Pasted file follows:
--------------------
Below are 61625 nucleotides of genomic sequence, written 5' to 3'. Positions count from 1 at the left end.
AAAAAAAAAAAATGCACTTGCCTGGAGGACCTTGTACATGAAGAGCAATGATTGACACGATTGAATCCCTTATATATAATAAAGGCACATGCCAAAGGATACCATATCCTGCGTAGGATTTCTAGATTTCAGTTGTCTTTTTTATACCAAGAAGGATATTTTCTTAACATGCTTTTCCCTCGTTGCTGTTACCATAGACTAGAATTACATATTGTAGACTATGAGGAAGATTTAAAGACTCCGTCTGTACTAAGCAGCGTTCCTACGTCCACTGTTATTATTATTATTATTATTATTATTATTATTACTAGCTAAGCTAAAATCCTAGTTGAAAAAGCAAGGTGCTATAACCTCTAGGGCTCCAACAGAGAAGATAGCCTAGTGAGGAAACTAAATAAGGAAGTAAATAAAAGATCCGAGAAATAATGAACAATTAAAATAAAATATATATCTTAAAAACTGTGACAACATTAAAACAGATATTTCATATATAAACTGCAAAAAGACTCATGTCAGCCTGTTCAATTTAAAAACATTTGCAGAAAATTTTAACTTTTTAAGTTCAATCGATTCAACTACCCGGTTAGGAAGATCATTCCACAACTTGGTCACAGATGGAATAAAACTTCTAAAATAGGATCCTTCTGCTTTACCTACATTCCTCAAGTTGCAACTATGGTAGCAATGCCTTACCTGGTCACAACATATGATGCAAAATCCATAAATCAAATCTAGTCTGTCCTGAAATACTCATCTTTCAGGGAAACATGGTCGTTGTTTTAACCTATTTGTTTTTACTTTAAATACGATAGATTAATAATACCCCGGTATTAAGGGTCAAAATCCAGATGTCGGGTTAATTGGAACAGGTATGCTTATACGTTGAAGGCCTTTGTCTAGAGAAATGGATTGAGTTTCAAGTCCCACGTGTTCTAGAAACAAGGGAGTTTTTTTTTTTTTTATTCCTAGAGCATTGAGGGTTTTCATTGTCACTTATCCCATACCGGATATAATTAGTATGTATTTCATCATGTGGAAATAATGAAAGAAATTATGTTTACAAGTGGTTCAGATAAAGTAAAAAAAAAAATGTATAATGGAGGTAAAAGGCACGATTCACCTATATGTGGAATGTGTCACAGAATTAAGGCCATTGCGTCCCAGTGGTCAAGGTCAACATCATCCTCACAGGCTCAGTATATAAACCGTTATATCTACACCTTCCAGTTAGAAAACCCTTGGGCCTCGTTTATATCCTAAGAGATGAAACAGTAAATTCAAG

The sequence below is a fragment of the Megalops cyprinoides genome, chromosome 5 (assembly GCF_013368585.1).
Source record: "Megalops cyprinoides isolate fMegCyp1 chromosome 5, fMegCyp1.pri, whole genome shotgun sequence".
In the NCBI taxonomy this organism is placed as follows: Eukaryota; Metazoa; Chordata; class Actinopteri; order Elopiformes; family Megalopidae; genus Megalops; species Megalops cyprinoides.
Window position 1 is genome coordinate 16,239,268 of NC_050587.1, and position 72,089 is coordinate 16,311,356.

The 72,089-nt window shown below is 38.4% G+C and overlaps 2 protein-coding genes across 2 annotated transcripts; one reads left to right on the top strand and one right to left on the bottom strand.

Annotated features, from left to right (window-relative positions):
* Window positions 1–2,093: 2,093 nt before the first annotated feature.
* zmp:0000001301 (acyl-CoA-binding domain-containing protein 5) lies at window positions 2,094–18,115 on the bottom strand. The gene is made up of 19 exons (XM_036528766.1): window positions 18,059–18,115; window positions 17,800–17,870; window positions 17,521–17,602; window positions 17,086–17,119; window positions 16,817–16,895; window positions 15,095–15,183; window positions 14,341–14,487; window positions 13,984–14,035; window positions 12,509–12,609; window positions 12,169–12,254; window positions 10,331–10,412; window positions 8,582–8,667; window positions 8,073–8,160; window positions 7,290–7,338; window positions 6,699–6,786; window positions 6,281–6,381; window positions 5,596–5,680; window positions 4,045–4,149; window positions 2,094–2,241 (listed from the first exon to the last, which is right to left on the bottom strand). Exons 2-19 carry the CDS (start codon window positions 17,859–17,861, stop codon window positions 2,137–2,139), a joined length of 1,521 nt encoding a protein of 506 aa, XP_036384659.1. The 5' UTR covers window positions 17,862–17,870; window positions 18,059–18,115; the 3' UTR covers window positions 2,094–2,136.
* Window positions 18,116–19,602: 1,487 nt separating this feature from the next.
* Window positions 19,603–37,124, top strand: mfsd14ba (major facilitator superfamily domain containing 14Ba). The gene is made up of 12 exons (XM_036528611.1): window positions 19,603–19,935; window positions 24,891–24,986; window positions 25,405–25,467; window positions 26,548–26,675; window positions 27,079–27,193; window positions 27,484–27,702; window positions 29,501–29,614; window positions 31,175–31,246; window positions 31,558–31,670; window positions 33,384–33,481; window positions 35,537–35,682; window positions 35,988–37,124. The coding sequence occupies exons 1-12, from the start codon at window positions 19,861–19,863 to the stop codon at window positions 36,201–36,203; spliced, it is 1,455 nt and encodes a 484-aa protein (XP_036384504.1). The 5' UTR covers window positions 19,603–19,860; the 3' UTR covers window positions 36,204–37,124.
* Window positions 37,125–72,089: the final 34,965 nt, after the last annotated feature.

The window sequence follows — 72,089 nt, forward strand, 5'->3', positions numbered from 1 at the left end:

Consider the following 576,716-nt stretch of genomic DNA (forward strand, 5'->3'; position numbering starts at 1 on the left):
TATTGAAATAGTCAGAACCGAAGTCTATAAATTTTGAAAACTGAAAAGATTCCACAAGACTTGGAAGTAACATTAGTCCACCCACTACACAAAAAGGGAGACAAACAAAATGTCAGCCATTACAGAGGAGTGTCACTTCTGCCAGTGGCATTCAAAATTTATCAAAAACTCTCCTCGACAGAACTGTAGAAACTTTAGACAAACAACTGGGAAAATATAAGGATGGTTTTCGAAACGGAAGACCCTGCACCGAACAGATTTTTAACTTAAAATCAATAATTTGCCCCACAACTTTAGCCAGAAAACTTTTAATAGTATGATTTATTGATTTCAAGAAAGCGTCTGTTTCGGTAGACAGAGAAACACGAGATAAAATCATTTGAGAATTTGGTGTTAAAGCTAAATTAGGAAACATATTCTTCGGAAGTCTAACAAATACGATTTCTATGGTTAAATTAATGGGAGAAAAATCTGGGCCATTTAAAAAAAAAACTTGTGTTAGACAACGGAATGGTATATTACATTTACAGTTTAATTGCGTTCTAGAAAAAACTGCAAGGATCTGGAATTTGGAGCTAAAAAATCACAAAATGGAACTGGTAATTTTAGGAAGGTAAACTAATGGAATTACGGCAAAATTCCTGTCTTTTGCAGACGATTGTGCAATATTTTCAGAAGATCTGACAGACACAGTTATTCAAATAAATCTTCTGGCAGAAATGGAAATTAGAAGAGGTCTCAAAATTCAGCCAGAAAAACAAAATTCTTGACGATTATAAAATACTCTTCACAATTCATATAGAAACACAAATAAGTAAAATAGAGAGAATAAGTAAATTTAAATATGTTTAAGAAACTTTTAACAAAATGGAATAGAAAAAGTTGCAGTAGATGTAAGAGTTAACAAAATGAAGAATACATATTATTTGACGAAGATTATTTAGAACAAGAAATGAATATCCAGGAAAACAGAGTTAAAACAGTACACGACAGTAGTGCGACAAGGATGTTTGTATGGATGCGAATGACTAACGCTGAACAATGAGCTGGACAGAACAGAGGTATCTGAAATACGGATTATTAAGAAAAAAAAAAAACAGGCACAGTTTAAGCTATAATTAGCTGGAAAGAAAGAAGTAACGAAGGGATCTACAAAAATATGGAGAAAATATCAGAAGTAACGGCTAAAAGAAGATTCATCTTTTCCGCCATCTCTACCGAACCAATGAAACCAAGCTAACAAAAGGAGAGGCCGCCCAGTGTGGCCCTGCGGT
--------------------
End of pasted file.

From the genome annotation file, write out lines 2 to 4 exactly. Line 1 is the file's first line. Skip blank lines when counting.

AAAAAAAAAAAATGCACTTGCCTGGAGGACCTTGTACATGAAGAGCAATGATTGACACGATTGAATCCCTTATATATAATAAAGGCACATGCCAAAGGATACCATATCCTGCGTAGGATTTCTAGATTTCAGTTGTCTTTTTTATACCAAGAAGGATATTTTCTTAACATGCTTTTCCCTCGTTGCTGTTACCATAGACTAGAATTACATATTGTAGACTATGAGGAAGATTTAAAGACTCCGTCTGTACTAAGCAGCGTTCCTACGTCCACTGTTATTATTATTATTATTATTATTATTATTATTACTAGCTAAGCTAAAATCCTAGTTGAAAAAGCAAGGTGCTATAACCTCTAGGGCTCCAACAGAGAAGATAGCCTAGTGAGGAAACTAAATAAGGAAGTAAATAAAAGATCCGAGAAATAATGAACAATTAAAATAAAATATATATCTTAAAAACTGTGACAACATTAAAACAGATATTTCATATATAAACTGCAAAAAGACTCATGTCAGCCTGTTCAATTTAAAAACATTTGCAGAAAATTTTAACTTTTTAAGTTCAATCGATTCAACTACCCGGTTAGGAAGATCATTCCACAACTTGGTCACAGATGGAATAAAACTTCTAAAATAGGATCCTTCTGCTTTACCTACATTCCTCAAGTTGCAACTATGGTAGCAATGCCTTACCTGGTCACAACATATGATGCAAAATCCATAAATCAAATCTAGTCTGTCCTGAAATACTCATCTTTCAGGGAAACATGGTCGTTGTTTTAACCTATTTGTTTTTACTTTAAATACGATAGATTAATAATACCCCGGTATTAAGGGTCAAAATCCAGATGTCGGGTTAATTGGAACAGGTATGCTTATACGTTGAAGGCCTTTGTCTAGAGAAATGGATTGAGTTTCAAGTCCCACGTGTTCTAGAAACAAGGGAGTTTTTTTTTTTTTTATTCCTAGAGCATTGAGGGTTTTCATTGTCACTTATCCCATACCGGATATAATTAGTATGTATTTCATCATGTGGAAATAATGAAAGAAATTATGTTTACAAGTGGTTCAGATAAAGTAAAAAAAAAAATGTATAATGGAGGTAAAAGGCACGATTCACCTATATGTGGAATGTGTCACAGAATTAAGGCCATTGCGTCCCAGTGGTCAAGGTCAACATCATCCTCACAGGCTCAGTATATAAACCGTTATATCTACACCTTCCAGTTAGAAAACCCTTGGGCCTCGTTTATATCCTAAGAGATGAAACAGTAAATTCAAG

The sequence below is a fragment of the Megalops cyprinoides genome, chromosome 5 (assembly GCF_013368585.1).
Source record: "Megalops cyprinoides isolate fMegCyp1 chromosome 5, fMegCyp1.pri, whole genome shotgun sequence".